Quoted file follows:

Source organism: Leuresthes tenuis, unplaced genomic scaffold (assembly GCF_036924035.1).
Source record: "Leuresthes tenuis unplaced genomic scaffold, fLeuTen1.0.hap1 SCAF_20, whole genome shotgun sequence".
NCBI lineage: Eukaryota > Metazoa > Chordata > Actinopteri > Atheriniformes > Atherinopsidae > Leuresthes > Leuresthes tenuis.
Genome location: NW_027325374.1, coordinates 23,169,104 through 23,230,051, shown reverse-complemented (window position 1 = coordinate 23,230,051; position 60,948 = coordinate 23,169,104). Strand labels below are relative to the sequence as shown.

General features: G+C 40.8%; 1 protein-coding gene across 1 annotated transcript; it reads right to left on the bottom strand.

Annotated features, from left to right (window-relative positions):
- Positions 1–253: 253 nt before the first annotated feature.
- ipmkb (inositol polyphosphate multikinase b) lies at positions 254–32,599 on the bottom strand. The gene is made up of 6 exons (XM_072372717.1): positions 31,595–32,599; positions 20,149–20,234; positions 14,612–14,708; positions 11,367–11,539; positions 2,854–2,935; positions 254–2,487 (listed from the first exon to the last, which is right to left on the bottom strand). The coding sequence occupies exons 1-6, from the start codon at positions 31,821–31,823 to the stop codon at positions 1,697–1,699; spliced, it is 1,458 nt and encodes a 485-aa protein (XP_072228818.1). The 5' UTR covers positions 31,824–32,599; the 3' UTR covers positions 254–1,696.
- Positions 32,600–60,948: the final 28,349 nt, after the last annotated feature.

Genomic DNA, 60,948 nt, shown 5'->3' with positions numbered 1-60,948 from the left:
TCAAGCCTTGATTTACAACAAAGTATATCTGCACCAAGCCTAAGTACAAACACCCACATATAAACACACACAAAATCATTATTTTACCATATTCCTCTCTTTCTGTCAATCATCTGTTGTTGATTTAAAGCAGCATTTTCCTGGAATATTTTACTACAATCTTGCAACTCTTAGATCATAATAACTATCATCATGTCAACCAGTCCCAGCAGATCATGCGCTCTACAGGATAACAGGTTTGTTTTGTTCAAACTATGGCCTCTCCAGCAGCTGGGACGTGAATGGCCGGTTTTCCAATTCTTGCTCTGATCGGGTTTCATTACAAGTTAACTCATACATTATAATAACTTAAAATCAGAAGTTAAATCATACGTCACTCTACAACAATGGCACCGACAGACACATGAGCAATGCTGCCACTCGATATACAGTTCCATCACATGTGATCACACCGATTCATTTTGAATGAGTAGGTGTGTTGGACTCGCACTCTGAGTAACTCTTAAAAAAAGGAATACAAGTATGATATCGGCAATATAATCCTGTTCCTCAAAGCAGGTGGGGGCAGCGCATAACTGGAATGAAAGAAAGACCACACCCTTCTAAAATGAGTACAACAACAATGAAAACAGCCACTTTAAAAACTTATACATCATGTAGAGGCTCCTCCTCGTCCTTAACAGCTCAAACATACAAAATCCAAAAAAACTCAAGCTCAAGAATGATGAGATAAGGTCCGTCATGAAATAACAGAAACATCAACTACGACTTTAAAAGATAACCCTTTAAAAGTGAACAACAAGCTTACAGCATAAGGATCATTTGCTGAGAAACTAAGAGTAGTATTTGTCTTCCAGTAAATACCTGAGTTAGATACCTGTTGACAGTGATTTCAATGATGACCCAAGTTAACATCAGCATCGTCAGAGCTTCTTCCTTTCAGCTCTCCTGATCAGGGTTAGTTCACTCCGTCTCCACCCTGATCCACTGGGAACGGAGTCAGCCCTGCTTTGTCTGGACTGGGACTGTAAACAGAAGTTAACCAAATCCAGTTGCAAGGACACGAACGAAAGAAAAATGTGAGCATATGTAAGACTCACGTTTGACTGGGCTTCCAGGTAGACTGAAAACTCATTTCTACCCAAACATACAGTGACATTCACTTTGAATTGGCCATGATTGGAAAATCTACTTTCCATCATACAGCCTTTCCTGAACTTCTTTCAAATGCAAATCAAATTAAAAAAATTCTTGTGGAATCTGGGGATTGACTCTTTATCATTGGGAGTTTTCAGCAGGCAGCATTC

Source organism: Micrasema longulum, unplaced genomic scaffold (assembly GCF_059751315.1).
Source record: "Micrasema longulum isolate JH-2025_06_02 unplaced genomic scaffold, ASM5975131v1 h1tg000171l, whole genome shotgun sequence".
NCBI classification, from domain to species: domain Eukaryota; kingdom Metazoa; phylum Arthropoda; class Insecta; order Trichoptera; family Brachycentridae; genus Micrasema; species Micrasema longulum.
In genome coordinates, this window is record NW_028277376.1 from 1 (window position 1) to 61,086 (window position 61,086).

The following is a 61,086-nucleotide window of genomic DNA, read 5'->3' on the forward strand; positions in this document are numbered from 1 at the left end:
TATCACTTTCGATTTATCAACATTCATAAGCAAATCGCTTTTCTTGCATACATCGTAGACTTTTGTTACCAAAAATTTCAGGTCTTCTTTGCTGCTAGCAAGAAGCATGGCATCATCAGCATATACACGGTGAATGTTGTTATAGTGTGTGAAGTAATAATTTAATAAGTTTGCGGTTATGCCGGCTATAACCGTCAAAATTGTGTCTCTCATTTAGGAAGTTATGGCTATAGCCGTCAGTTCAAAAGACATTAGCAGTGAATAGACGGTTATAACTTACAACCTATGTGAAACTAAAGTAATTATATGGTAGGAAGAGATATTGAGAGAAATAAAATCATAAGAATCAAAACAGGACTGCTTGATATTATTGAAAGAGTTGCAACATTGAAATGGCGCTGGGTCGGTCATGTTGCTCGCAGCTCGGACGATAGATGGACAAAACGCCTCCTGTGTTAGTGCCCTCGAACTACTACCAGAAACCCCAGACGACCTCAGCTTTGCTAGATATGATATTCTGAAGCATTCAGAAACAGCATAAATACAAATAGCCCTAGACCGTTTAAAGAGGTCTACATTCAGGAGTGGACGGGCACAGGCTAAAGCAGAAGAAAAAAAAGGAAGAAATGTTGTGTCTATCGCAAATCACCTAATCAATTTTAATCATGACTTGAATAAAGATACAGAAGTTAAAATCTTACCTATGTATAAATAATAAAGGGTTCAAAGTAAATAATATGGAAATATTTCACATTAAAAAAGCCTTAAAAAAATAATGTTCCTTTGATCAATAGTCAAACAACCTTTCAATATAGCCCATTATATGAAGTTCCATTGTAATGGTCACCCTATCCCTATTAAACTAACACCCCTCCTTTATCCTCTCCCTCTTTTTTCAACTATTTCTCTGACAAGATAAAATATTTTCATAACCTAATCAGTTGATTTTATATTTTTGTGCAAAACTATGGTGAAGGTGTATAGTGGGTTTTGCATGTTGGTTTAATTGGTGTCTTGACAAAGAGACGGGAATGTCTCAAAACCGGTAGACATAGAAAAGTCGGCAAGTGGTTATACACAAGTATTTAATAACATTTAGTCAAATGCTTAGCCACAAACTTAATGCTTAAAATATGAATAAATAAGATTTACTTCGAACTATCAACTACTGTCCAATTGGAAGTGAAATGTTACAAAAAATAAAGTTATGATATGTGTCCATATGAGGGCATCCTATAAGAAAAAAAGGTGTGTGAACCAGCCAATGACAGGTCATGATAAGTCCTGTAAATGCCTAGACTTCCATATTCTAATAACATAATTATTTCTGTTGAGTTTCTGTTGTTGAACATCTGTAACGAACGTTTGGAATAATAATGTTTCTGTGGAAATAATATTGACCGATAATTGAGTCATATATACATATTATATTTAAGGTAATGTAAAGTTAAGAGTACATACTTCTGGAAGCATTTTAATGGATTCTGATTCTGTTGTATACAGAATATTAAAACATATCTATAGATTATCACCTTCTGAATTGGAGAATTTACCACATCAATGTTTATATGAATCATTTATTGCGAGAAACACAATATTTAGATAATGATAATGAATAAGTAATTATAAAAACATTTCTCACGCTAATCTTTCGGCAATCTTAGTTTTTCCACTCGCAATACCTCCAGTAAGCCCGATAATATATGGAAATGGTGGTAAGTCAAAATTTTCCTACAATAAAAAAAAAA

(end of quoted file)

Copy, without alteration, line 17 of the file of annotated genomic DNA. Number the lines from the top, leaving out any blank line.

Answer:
TATCACTTTCGATTTATCAACATTCATAAGCAAATCGCTTTTCTTGCATACATCGTAGACTTTTGTTACCAAAAATTTCAGGTCTTCTTTGCTGCTAGCAAGAAGCATGGCATCATCAGCATATACACGGTGAATGTTGTTATAGTGTGTGAAGTAATAATTTAATAAGTTTGCGGTTATGCCGGCTATAACCGTCAAAATTGTGTCTCTCATTTAGGAAGTTATGGCTATAGCCGTCAGTTCAAAAGACATTAGCAGTGAATAGACGGTTATAACTTACAACCTATGTGAAACTAAAGTAATTATATGGTAGGAAGAGATATTGAGAGAAATAAAATCATAAGAATCAAAACAGGACTGCTTGATATTATTGAAAGAGTTGCAACATTGAAATGGCGCTGGGTCGGTCATGTTGCTCGCAGCTCGGACGATAGATGGACAAAACGCCTCCTGTGTTAGTGCCCTCGAACTACTACCAGAAACCCCAGACGACCTCAGCTTTGCTAGATATGATATTCTGAAGCATTCAGAAACAGCATAAATACAAATAGCCCTAGACCGTTTAAAGAGGTCTACATTCAGGAGTGGACGGGCACAGGCTAAAGCAGAAGAAAAAAAAGGAAGAAATGTTGTGTCTATCGCAAATCACCTAATCAATTTTAATCATGACTTGAATAAAGATACAGAAGTTAAAATCTTACCTATGTATAAATAATAAAGGGTTCAAAGTAAATAATATGGAAATATTTCACATTAAAAAAGCCTTAAAAAAATAATGTTCCTTTGATCAATAGTCAAACAACCTTTCAATATAGCCCATTATATGAAGTTCCATTGTAATGGTCACCCTATCCCTATTAAACTAACACCCCTCCTTTATCCTCTCCCTCTTTTTTCAACTATTTCTCTGACAAGATAAAATATTTTCATAACCTAATCAGTTGATTTTATATTTTTGTGCAAAACTATGGTGAAGGTGTATAGTGGGTTTTGCATGTTGGTTTAATTGGTGTCTTGACAAAGAGACGGGAATGTCTCAAAACCGGTAGACATAGAAAAGTCGGCAAGTGGTTATACACAAGTATTTAATAACATTTAGTCAAATGCTTAGCCACAAACTTAATGCTTAAAATATGAATAAATAAGATTTACTTCGAACTATCAACTACTGTCCAATTGGAAGTGAAATGTTACAAAAAATAAAGTTATGATATGTGTCCATATGAGGGCATCCTATAAGAAAAAAAGGTGTGTGAACCAGCCAATGACAGGTCATGATAAGTCCTGTAAATGCCTAGACTTCCATATTCTAATAACATAATTATTTCTGTTGAGTTTCTGTTGTTGAACATCTGTAACGAACGTTTGGAATAATAATGTTTCTGTGGAAATAATATTGACCGATAATTGAGTCATATATACATATTATATTTAAGGTAATGTAAAGTTAAGAGTACATACTTCTGGAAGCATTTTAATGGATTCTGATTCTGTTGTATACAGAATATTAAAACATATCTATAGATTATCACCTTCTGAATTGGAGAATTTACCACATCAATGTTTATATGAATCATTTATTGCGAGAAACACAATATTTAGATAATGATAATGAATAAGTAATTATAAAAACATTTCTCACGCTAATCTTTCGGCAATCTTAGTTTTTCCACTCGCAATACCTCCAGTAAGCCCGATAATATATGGAAATGGTGGTAAGTCAAAATTTTCCTACAATAAAAAAAAAA